Solar activity has recently significantly increased! Many solar flares, coronal mass ejections, etc. have been seen during the last few weeks. This is a consequence of the fact that the number of active region has increased.
A larger than Earth Sunspot was observed on the Sun on January 19, 2023. It is so large that it can be visible with a pair of eclipse glasses!
The white light image was taken at the Bucharest Solar Observatory of the Astronomical Institute of the Romanian Academy.
The Astronomical Institute of the Romanian Academy wishes you a happy and prosperous New Year 2023.
The greetings card was devoted to the Sun, our star. Its activity is monitored in various wavelengths, using instruments and devices owned by our institute. The correspondent database contains images obtained over several decades and used in scientific articles.
Nuclear reactions inside the Sun, mainly composed by atoms of hydrogen, are producing energy and release particles such are nuclei of helium and hydrogen. The particles are released into space by huge events called coronal mass ejections, sometimes associated to localized solar eruptions/solar flares.
Solar particles released in space, are electrically charged, and travel to space as a wind, the solar wind.
The solar wind interact with Earth's magnetosphere and could have an important influence for space activities of artificial satellites. Human activities on Earth might be also influenced, thus it is important to monitor and predict effects of solar activity on Earth. All the effects of solar activity on Earth and neighborhood are called space weather predictions.
On the 22nd of November 2022, the Astronomical Institute of the Romanian Academy (AIRA) was invited to a new edition of the cultural event Fête de Science, organized by the French Institute in Romania. The organizers of this event allocated us the beautiful Atrium hall of their headquarters in Bucharest, in order to display all the patrimonial objects and scientific hardware that were brought there by our Institute’s team.
At the beginning of the event, H.E. Ms. Laurence Auer, the Ambassador of France in Romania and Dr. Mirel Bîrlan, Director of the Astronomical Institute of the Romanian Academy, gave speeches to the audience regarding the French-Romanian scientific cooperation in the field of astronomy.
The classical lines of the Atrium Hall where the event took place, were complemented by some of the most interesting patrimonial values of Romania that we displayed there, which formed a small astronomical exhibition. Among these marvels, was the old refractory telescope Bardou, produced in France and used in Bucharest by the Romanian astronomers since 1893. From the early pioneers of the modern Romanian astronomy like Constantin Căpităneanu, to those well known of the present days, this telescope has seen many great personalities of the Romanian astronomy, among all the stars it has seen in the Universe. And, indeed, at Fête de Science 2022, it was Dr. Mirel Bîrlan the one who offered explanations to the audience about this emblematic telescope of Romania and its historical scientific context. Nearby in the exhibition hall, Dr. Alin Nedelcu installed a MOROI/FRIPON all-sky camera in a closed-circuit on a large TV screen, and offered scientific details on the capabilities and integration of these sleepless scientific electronic eyes and AI software modules that watch 24/24 hours the sky of Romania.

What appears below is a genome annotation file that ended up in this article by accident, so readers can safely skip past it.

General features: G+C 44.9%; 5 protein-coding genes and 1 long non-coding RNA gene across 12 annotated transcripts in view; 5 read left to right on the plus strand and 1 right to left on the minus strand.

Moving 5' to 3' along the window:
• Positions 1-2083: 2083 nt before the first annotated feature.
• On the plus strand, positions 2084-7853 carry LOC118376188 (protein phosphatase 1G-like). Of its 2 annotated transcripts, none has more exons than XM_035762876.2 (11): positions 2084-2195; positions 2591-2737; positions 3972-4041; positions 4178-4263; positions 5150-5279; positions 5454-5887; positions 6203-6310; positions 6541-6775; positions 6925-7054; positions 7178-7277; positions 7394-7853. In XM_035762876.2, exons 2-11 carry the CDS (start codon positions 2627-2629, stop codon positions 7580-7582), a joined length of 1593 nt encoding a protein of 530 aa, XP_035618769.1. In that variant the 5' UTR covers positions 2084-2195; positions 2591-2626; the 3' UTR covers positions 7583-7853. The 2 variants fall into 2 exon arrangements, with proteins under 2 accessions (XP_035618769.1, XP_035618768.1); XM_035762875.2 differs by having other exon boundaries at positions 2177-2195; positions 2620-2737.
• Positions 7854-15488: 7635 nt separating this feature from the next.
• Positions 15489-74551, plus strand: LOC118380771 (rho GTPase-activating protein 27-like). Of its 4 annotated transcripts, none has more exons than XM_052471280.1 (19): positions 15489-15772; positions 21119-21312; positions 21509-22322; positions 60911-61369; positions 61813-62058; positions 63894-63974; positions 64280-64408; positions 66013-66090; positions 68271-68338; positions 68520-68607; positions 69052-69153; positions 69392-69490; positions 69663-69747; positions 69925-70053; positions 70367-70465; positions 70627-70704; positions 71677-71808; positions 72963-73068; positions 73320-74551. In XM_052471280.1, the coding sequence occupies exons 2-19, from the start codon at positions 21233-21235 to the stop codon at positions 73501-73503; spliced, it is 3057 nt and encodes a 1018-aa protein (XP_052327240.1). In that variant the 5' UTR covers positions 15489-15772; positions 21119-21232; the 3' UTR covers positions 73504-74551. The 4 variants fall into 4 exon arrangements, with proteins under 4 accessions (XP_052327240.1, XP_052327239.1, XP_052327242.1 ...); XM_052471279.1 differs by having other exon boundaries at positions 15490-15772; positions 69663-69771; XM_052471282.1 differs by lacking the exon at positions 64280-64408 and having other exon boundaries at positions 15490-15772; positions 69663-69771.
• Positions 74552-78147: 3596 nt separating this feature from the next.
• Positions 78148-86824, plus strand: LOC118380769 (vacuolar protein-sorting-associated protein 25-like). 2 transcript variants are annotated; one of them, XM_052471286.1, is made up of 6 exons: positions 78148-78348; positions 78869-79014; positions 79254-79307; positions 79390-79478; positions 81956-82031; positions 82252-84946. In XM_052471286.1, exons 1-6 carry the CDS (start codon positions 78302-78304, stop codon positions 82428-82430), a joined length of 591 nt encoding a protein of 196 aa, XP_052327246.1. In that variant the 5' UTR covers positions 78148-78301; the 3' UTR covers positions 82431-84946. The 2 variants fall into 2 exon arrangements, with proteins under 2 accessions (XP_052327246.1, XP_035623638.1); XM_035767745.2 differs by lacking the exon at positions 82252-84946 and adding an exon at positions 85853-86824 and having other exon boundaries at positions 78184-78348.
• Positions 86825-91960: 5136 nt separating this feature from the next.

Dr. Diana Ionescu introduced the visitors to the astronomical research area of the physics of the Sun, by using theoretical and practical demonstrations. Other scientists of AIRA - Mădălina Trelia and Octavian Blagoi engaged the public in discussions about the research and study of the various types of objects in the Universe, from asteroids to distant stars and intergalactic nebulae. The scaled down replica of the Hubble telescope built by Octavian, was highly appreciated by everyone.
In the background, the mechanical, electro-mecanical and electronic calculating machines we included in the exhibition, were used by the AIRA’s historian Sorin Marin to tell the story of the mathematical requirements of knowledge, speed and precision met by generations of Romanian astronomers as well as by many others in the whole world.
A special guest at the event was Dr. Magda Stavinschi, Honorary Researcher and a former Director of AIRA. Our team also included the technical engineer Nicolae Dociu, who assisted every logistical aspect done during this event.
Marți, 25 octombrie 2022, Institutul Astronomic a participat la organizarea unei sesiuni ghidate de observații astronomice ale eclipsei parțiale de Soare, vizibilă și din România. Evenimentul a avut loc la Sediul Central al Academiei Române din Calea Victoriei nr. 125, în intervalul orar 12-15, Timp Legal Român. Organizarea a fost asigurată de Academia Română, prin Institutul Astronomic al Academiei Române, în parteneriat cu Astroclubul București.
Observațiile au fost făcute cu instrumente astronomice dotate cu filtre solare – un telescop Newton-Dobson de 200 mm diametru și o lunetă de 80 mm, precum și cu ochelari speciali pentru eclipsă. Orientarea vizitatorilor s-a realizat de către personalul științific al Institutului Astronomic al Academiei Române, în colaborare cu entuziaștii astronomi amatori ai Astroclubului București.
Explicații și îndrumări au fost oferite de Magda Stavinschi - cercetător onorific al Institutului Astronomic al Academiei Române, Mirel Bîrlan - Directorul Institutului Astronomic al Academiei Romane, Dan Alin Nedelcu, Diana Ionescu, Mădălina Trelia și Sorin Marin - personal de specialitate din cadrul aceluiași institut, dar și de Marian Naiman, Cristian Suciu, Victor Vasile și Melania Boicescu de la Astroclubul București.
La eveniment au participat personalul din structura centrală a Academiei Române precum și numeroși pasionați de astronomie și știință din rândurile publicului general.